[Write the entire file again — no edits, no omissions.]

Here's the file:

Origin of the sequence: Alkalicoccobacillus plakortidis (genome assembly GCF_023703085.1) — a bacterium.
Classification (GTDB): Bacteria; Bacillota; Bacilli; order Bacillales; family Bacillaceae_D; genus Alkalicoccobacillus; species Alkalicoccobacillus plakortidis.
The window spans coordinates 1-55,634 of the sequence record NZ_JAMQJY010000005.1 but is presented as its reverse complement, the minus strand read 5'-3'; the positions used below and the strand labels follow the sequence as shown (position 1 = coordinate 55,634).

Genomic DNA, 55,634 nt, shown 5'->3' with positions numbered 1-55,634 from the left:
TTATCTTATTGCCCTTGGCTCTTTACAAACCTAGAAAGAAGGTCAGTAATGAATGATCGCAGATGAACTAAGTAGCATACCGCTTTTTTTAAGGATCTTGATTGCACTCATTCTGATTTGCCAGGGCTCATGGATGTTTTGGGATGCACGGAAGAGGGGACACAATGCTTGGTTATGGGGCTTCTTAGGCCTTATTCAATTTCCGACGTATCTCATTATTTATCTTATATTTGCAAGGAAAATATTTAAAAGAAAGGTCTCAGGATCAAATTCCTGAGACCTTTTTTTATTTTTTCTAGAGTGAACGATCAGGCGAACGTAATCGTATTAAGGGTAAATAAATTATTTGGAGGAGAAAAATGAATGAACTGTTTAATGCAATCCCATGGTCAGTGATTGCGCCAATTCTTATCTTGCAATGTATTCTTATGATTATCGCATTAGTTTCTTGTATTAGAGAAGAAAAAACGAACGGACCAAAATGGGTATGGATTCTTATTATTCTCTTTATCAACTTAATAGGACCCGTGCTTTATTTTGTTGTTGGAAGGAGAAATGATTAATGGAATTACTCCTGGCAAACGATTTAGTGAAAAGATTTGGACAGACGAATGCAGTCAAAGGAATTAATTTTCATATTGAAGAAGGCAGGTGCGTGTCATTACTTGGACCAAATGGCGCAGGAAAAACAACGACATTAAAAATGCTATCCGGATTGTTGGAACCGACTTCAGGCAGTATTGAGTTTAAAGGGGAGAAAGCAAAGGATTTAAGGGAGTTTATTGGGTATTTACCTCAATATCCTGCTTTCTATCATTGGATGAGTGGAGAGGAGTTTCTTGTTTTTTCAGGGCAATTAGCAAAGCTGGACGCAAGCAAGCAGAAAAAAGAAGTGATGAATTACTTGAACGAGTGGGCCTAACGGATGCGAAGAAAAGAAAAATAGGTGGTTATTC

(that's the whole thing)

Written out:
Origin of the sequence: Alkalicoccobacillus plakortidis (genome assembly GCF_023703085.1) — a bacterium.
Classification (GTDB): Bacteria; Bacillota; Bacilli; order Bacillales; family Bacillaceae_D; genus Alkalicoccobacillus; species Alkalicoccobacillus plakortidis.
The window spans coordinates 1-55,634 of the sequence record NZ_JAMQJY010000005.1 but is presented as its reverse complement, the minus strand read 5'-3'; the positions used below and the strand labels follow the sequence as shown (position 1 = coordinate 55,634).

Genomic DNA, 55,634 nt, shown 5'->3' with positions numbered 1-55,634 from the left:
TTATCTTATTGCCCTTGGCTCTTTACAAACCTAGAAAGAAGGTCAGTAATGAATGATCGCAGATGAACTAAGTAGCATACCGCTTTTTTTAAGGATCTTGATTGCACTCATTCTGATTTGCCAGGGCTCATGGATGTTTTGGGATGCACGGAAGAGGGGACACAATGCTTGGTTATGGGGCTTCTTAGGCCTTATTCAATTTCCGACGTATCTCATTATTTATCTTATATTTGCAAGGAAAATATTTAAAAGAAAGGTCTCAGGATCAAATTCCTGAGACCTTTTTTTATTTTTTCTAGAGTGAACGATCAGGCGAACGTAATCGTATTAAGGGTAAATAAATTATTTGGAGGAGAAAAATGAATGAACTGTTTAATGCAATCCCATGGTCAGTGATTGCGCCAATTCTTATCTTGCAATGTATTCTTATGATTATCGCATTAGTTTCTTGTATTAGAGAAGAAAAAACGAACGGACCAAAATGGGTATGGATTCTTATTATTCTCTTTATCAACTTAATAGGACCCGTGCTTTATTTTGTTGTTGGAAGGAGAAATGATTAATGGAATTACTCCTGGCAAACGATTTAGTGAAAAGATTTGGACAGACGAATGCAGTCAAAGGAATTAATTTTCATATTGAAGAAGGCAGGTGCGTGTCATTACTTGGACCAAATGGCGCAGGAAAAACAACGACATTAAAAATGCTATCCGGATTGTTGGAACCGACTTCAGGCAGTATTGAGTTTAAAGGGGAGAAAGCAAAGGATTTAAGGGAGTTTATTGGGTATTTACCTCAATATCCTGCTTTCTATCATTGGATGAGTGGAGAGGAGTTTCTTGTTTTTTCAGGGCAATTAGCAAAGCTGGACGCAAGCAAGCAGAAAAAAGAAGTGATGAATTACTTGAACGAGTGGGCCTAACGGATGCGAAGAAAAGAAAAATAGGTGGTTATTC